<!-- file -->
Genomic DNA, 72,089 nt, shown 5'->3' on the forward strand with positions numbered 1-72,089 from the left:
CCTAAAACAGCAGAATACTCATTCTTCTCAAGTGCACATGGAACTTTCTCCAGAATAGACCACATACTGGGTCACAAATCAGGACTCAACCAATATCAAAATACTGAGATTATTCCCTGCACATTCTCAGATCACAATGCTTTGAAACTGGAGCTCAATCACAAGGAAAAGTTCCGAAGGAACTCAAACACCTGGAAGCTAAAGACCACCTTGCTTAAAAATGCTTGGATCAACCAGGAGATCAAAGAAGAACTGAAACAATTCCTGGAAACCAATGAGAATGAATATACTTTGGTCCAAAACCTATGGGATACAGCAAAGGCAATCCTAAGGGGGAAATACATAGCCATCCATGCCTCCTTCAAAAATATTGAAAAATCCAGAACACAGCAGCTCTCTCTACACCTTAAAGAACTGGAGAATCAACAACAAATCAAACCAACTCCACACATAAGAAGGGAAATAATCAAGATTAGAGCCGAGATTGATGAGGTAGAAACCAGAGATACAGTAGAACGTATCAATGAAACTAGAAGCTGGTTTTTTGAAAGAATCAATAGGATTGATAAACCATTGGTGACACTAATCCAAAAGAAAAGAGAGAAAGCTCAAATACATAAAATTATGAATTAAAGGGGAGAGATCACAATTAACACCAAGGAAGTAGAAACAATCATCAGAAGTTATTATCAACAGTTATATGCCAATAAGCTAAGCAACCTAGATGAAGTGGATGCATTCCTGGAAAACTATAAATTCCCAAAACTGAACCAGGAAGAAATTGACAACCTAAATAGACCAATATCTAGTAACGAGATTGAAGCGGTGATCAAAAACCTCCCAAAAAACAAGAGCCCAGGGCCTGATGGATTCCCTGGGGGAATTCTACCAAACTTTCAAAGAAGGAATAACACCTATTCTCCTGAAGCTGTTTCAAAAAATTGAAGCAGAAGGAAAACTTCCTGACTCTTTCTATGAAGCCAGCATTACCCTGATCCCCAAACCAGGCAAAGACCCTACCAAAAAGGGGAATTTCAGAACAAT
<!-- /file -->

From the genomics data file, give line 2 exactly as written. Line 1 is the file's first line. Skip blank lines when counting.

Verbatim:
CCTAAAACAGCAGAATACTCATTCTTCTCAAGTGCACATGGAACTTTCTCCAGAATAGACCACATACTGGGTCACAAATCAGGACTCAACCAATATCAAAATACTGAGATTATTCCCTGCACATTCTCAGATCACAATGCTTTGAAACTGGAGCTCAATCACAAGGAAAAGTTCCGAAGGAACTCAAACACCTGGAAGCTAAAGACCACCTTGCTTAAAAATGCTTGGATCAACCAGGAGATCAAAGAAGAACTGAAACAATTCCTGGAAACCAATGAGAATGAATATACTTTGGTCCAAAACCTATGGGATACAGCAAAGGCAATCCTAAGGGGGAAATACATAGCCATCCATGCCTCCTTCAAAAATATTGAAAAATCCAGAACACAGCAGCTCTCTCTACACCTTAAAGAACTGGAGAATCAACAACAAATCAAACCAACTCCACACATAAGAAGGGAAATAATCAAGATTAGAGCCGAGATTGATGAGGTAGAAACCAGAGATACAGTAGAACGTATCAATGAAACTAGAAGCTGGTTTTTTGAAAGAATCAATAGGATTGATAAACCATTGGTGACACTAATCCAAAAGAAAAGAGAGAAAGCTCAAATACATAAAATTATGAATTAAAGGGGAGAGATCACAATTAACACCAAGGAAGTAGAAACAATCATCAGAAGTTATTATCAACAGTTATATGCCAATAAGCTAAGCAACCTAGATGAAGTGGATGCATTCCTGGAAAACTATAAATTCCCAAAACTGAACCAGGAAGAAATTGACAACCTAAATAGACCAATATCTAGTAACGAGATTGAAGCGGTGATCAAAAACCTCCCAAAAAACAAGAGCCCAGGGCCTGATGGATTCCCTGGGGGAATTCTACCAAACTTTCAAAGAAGGAATAACACCTATTCTCCTGAAGCTGTTTCAAAAAATTGAAGCAGAAGGAAAACTTCCTGACTCTTTCTATGAAGCCAGCATTACCCTGATCCCCAAACCAGGCAAAGACCCTACCAAAAAGGGGAATTTCAGAACAAT